Despite giving up on my hopes for the series as a whole after multiple mediocre episodes in quick succession, Africa Salaryman episode 6 managed to reel me back in ever so slightly by doing something new. As I have mentioned in previous episodic reviews, the series has always been at its strongest when it uses its comedy for social commentary on Japanese corporate culture, acting as a comedic critique of the intense work environment. It’s the place where the series shines, as in other areas its animation lacks outside of its tendency to alternate visual styles for comedic effect, while on top of that its humor outside of satire often falls flat. This episode, rather than slapping two separate stories together with different messaging into an episode, selects two unique anecdotes with a similar central moral idea that allows the episode to further hone in on the critique the episode is aiming for. The result? The strongest episode of the series to date.
Red Toucan Hood and Summer Vacation
Even in summer, there’s no rest for the wicked. Toucan, the free-spirited 20-something youthful life of our main trio, is thinking about everything that the wonders of summer vacation can offer him. The warm beaches, the women (women he can both flirt with and ‘rescue’ from others), fireworks, nothing beats the wonders of summer vacation… that is unless you’re an office worker. There’s no way to enjoy summer vacation when you’re trapped as a wage slave within the walls of your employer’s offices.
While not diving too deeply into the concerns raised around overwork, the humor of Africa Salaryman episode 6 leans into the issue of overwork and the stress that working long hours without a reprieve can have on people. Summer reminds people of their youth, and the time they had to enjoy during these long, warm months after the school term was over, only reinforcing these feelings of stress and despair from lacking a chance to rest and recharge.
Where this story elevates itself is by pointing its comedy not at the despairing, exhausted Toucan but at the circumstances that cause him to feel this way in the first place. It would be easy to simply exploit these emotions for a quick joke, yet doing so would also become relatively boring before this half of the episode was over. Instead, the humor and entertainment from this story comes from pointing out the lack of power the employee has in such a situation, exploiting Toucan’s clear discomfort at his need to bend over backward in order to receive the respite he so desperately needs, even if it has to come in the form of a business trip to Hawaii and not a true vacation.
This is perhaps why I laughed so much at this first story, as the series’ comedy always hits hardest when it doubles as a critique of traditional workplace culture. The true feeling’s of Toucan, who feels exploited and worn down by the expectations of his work are laid bare as he first confronts the company president before doing everything in his power to praise them, grease the wheels, so to speak, in order to gain even a short business trip to Hawaii. By using these contrasting emotions and relatable experiences for comedy instead of exploiting weakness, the humor lands in a way that doesn’t feel exploitable and makes for a more enjoyable experience.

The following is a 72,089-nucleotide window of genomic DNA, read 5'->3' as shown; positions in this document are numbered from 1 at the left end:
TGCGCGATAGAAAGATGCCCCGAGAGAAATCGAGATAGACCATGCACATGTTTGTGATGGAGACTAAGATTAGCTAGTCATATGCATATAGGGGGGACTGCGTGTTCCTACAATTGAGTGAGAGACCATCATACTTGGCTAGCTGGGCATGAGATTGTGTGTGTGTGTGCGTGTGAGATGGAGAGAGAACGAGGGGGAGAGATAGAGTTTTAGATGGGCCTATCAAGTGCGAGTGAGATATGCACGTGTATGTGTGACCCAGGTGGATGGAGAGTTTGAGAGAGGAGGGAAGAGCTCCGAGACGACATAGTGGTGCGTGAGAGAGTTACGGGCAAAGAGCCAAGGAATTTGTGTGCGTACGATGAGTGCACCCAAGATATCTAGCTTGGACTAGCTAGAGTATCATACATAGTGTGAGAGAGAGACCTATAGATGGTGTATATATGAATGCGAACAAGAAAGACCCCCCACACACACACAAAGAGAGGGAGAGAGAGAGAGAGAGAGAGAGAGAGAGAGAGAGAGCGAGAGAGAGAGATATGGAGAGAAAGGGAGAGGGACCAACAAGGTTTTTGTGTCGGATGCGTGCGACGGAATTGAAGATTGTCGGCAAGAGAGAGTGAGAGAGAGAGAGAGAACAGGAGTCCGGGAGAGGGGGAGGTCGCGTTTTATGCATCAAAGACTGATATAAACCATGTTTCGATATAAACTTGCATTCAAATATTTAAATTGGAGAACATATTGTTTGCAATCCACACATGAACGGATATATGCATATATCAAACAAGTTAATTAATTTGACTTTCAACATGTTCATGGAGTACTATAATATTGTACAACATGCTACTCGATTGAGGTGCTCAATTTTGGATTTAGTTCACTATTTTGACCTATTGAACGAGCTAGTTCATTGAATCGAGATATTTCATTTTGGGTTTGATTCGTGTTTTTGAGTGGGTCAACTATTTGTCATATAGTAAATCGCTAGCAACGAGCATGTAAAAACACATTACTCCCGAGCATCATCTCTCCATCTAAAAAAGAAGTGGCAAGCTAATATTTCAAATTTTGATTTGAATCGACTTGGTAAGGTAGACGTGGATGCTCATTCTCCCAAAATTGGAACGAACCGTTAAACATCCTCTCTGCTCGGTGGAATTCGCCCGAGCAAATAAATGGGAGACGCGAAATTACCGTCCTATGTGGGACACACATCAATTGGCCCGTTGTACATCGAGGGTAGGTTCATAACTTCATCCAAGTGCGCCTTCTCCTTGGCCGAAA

This is all while ignoring the pre-opening credits skit, a take on the classic Little Red Riding Hood fairytale in a corporate setting. Toucan is wearing a red hood to hide the bald spot he received from stress, delivering a present to Lion, currently ill and bedridden, which turns out to be a pile of office work.
Even when ill, there’s no rest for the wicked.
Africa Nasty Coworker
The second half of Africa Salaryman episode 6 turns this singular idea on its head by looking at the things some people will choose to do in order to relieve stress. While it may come at the expense of the others they work with, a dislike of the job and the stress associated with it leads to some taking it out on others and spreading misfortune wherever they can.
Creating fake photoshops, spilling coffee on someone’s suit, all these acts are acts of rebellion that act as stress relief for this employee. The humor from this story comes from the arguments that ensue as a result of this, in their own way a form of stress relief and a way to air their true feelings about the people they work with publicly.
If I were honest, this story doesn’t hit as strongly as those that came before it, yet it also sees the series return to its use of expressionism for comedic effect in a way that I’ve spent multiple episodes commenting has been sorely lacking. Even as the weaker story of the bunch here, it manages to be stronger than some entire episodes of the series to date, and helps cap off an enjoyable week for the show.
Africa Salaryman Episode 6: A Common Cause
While its African setting is still woefully under-utilized within the context of the show, with even a European fairy tale receiving more representation this week, episode 6 of Africa Salaryman is the show’s strongest episode to date. From the expressive visual comedy to the satirical commentary on workplace power comedy, the anime is able to both have something to say and be an enjoyable experience from start to finish.
I’ve lambasted previous episodes for failing to reach their potential and still haven’t been brought back on board with what this show is attempting to achieve. However, here’s hoping that going forward, it is maybe able to keep the momentum of this episode going forwards into future episodes. This episode is the closest to what I’ve wanted from the series since its premiere.
Africa Salaryman is currently streaming on Funimation.